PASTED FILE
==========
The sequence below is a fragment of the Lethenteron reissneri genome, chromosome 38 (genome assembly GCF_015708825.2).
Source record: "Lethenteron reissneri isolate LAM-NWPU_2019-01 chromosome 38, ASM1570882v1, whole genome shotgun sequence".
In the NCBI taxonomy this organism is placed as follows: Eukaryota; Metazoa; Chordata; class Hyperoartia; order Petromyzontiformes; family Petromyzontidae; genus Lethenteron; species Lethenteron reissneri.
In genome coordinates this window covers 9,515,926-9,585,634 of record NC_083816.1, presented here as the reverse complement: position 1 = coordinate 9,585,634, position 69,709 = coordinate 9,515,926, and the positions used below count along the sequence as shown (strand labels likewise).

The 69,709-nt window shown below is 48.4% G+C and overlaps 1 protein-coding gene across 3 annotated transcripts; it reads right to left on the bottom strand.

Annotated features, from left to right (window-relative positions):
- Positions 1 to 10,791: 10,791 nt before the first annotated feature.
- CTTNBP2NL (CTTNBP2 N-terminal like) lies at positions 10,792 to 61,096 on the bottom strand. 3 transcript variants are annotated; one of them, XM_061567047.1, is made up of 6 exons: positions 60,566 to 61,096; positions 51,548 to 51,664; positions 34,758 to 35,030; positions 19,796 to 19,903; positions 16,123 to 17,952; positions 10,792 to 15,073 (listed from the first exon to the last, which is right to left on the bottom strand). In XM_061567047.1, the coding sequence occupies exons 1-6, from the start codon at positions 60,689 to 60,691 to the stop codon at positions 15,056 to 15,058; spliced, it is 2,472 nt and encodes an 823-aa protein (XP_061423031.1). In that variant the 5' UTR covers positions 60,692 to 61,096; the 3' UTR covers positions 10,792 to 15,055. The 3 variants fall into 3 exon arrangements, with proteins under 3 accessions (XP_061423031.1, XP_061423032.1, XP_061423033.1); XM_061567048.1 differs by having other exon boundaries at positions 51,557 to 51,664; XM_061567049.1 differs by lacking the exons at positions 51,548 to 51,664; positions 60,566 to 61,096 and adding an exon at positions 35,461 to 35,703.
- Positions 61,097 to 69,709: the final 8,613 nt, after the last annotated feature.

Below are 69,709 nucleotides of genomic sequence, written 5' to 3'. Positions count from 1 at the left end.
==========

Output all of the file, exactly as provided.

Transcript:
The sequence below is a fragment of the Lethenteron reissneri genome, chromosome 38 (genome assembly GCF_015708825.2).
Source record: "Lethenteron reissneri isolate LAM-NWPU_2019-01 chromosome 38, ASM1570882v1, whole genome shotgun sequence".
In the NCBI taxonomy this organism is placed as follows: Eukaryota; Metazoa; Chordata; class Hyperoartia; order Petromyzontiformes; family Petromyzontidae; genus Lethenteron; species Lethenteron reissneri.
In genome coordinates this window covers 9,515,926-9,585,634 of record NC_083816.1, presented here as the reverse complement: position 1 = coordinate 9,585,634, position 69,709 = coordinate 9,515,926, and the positions used below count along the sequence as shown (strand labels likewise).

The 69,709-nt window shown below is 48.4% G+C and overlaps 1 protein-coding gene across 3 annotated transcripts; it reads right to left on the bottom strand.

Annotated features, from left to right (window-relative positions):
- Positions 1 to 10,791: 10,791 nt before the first annotated feature.
- CTTNBP2NL (CTTNBP2 N-terminal like) lies at positions 10,792 to 61,096 on the bottom strand. 3 transcript variants are annotated; one of them, XM_061567047.1, is made up of 6 exons: positions 60,566 to 61,096; positions 51,548 to 51,664; positions 34,758 to 35,030; positions 19,796 to 19,903; positions 16,123 to 17,952; positions 10,792 to 15,073 (listed from the first exon to the last, which is right to left on the bottom strand). In XM_061567047.1, the coding sequence occupies exons 1-6, from the start codon at positions 60,689 to 60,691 to the stop codon at positions 15,056 to 15,058; spliced, it is 2,472 nt and encodes an 823-aa protein (XP_061423031.1). In that variant the 5' UTR covers positions 60,692 to 61,096; the 3' UTR covers positions 10,792 to 15,055. The 3 variants fall into 3 exon arrangements, with proteins under 3 accessions (XP_061423031.1, XP_061423032.1, XP_061423033.1); XM_061567048.1 differs by having other exon boundaries at positions 51,557 to 51,664; XM_061567049.1 differs by lacking the exons at positions 51,548 to 51,664; positions 60,566 to 61,096 and adding an exon at positions 35,461 to 35,703.
- Positions 61,097 to 69,709: the final 8,613 nt, after the last annotated feature.

Below are 69,709 nucleotides of genomic sequence, written 5' to 3'. Positions count from 1 at the left end.